Human cytomegalovirus (CMV) remains the most important infectious cause of sensorineural hearing loss as well as a significant cause of acute and chronic disease in solid organ and hematopoietic cell transplant recipients. CMV pathogenesis relies on leukocyte-associated viremia to disseminate virus within the host. All CMVs encode potent chemokines and murine CMV chemokine MCK-2 exploits the host inflammatory response, mobilizing bone marrow leukocyte progenitors to initial sites of infection that become vehicles to enhanced dissemination via the bloodstream to specific sites in the infected host. Less is known about the role of human CMV vCXCL-1 chemokine in pathogenesis or latency. This project seeks to define the initial events during human and murine CMV infection to understand how viral exploitation of the host inflammatory response contributes to dissemination and latency. Properties of murine CMV MCK-2 will be studied in mouse cells and the mouse host in order to characterize the mechanism of recruitment of myeloid progenitors from bone marrow and the pathway that the virus follows to disseminate within the host. Properties of human CMV vCXCL-1 will be studied in mice reconstituted with functioning human hematopoietic cells to identify the myeloid cell type that is recruited by this chemokine and that may be intermediaries in dissemination.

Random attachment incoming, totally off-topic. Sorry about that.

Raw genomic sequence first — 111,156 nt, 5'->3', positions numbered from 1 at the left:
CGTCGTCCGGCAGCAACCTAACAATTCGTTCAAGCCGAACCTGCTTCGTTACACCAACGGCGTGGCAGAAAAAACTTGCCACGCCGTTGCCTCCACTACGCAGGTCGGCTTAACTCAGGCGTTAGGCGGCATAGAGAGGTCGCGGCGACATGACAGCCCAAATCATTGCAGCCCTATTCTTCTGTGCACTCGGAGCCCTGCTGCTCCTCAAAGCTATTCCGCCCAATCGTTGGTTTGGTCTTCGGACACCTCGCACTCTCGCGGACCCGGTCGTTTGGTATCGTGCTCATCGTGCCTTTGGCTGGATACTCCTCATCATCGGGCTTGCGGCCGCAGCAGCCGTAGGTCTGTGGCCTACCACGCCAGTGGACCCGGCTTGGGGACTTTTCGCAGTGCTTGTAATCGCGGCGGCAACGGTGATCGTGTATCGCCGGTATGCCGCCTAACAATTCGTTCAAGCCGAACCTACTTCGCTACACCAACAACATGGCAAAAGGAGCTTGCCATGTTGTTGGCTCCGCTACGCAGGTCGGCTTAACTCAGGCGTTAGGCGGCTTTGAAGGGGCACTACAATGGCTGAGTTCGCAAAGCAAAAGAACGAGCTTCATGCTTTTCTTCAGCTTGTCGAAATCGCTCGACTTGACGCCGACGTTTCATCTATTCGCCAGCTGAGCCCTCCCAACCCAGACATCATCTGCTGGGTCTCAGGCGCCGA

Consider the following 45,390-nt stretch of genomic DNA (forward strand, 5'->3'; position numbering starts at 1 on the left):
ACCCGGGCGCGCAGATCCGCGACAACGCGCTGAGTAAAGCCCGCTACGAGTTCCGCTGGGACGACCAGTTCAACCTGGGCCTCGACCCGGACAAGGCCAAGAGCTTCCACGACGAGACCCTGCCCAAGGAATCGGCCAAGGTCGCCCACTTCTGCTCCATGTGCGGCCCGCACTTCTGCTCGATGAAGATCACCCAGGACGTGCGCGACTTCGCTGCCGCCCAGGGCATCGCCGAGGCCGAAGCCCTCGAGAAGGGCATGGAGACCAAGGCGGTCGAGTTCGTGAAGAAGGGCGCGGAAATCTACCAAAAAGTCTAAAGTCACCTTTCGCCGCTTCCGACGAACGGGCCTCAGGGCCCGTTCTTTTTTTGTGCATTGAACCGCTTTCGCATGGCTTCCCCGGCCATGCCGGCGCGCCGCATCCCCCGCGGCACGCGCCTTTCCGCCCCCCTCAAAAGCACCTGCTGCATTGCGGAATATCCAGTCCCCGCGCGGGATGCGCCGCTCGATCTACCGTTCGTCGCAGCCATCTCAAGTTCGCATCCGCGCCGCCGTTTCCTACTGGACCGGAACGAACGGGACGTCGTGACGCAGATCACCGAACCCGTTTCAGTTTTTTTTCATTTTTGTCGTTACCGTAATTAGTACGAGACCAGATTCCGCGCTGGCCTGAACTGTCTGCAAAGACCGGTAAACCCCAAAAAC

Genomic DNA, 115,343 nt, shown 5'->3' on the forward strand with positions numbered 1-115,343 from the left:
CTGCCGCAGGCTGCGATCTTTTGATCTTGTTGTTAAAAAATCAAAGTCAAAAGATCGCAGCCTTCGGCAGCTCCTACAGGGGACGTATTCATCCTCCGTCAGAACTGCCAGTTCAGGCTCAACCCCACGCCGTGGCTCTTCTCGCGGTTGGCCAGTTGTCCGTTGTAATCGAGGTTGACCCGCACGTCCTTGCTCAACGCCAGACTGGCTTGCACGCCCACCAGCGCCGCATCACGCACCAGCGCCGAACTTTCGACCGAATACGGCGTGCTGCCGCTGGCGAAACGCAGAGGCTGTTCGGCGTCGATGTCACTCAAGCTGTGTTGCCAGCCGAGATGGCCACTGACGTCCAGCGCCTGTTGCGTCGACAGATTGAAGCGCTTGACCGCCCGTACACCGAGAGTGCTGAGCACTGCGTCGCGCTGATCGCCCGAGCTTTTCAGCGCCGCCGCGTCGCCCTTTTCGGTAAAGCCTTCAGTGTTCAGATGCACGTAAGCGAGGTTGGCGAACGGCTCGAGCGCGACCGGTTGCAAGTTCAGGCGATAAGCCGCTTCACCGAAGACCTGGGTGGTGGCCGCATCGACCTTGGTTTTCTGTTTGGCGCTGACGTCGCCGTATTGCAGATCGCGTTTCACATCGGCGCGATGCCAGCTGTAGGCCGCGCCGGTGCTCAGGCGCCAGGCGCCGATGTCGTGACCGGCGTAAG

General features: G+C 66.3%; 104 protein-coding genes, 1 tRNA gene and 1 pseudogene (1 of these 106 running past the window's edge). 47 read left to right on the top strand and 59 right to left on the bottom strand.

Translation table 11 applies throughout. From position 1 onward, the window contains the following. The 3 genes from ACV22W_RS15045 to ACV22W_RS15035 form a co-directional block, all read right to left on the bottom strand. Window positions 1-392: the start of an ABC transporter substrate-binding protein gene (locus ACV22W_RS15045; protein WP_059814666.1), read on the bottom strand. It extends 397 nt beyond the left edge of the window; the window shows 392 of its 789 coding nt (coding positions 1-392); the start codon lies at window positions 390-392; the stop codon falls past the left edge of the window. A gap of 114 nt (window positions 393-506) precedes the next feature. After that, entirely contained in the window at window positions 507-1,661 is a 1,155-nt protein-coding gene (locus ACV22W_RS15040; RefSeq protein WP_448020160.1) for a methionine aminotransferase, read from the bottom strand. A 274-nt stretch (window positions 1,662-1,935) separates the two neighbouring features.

The First Aim will identify the phenotype of cells that respond to MCK-2, identify the MCK-2 receptor, investigate the myeloid type that disseminates virus via the peripheral blood and identify host chemokine and cytokine components that contribute to the MCK-2 response.
This aim will also investigate comparatively the biological impact of vCXCL-1 on human cells in culture and in mice to identify responding myeloid cell types that may be implicated in human CMV dissemination.
The Second Aim will track the murine CMV dissemination pathway to determine whether myeloid cells become infected directly in tissues or acquire virus from vascular endothelial cells as intermediate host cells leading to viremia.
The Third Aim will investigate viral and cellular gene expression profiles in infected cells and tissues, employing viruses that encode a uracil phosphoribosyl transferase enzyme to allow specific enrichment of mRNA from infected cells within populations of uninfected cells, such as occurs in tissues. These studies will provide important new comparative insights on human and murine CMV pathogenesis and latency. ? ? ?
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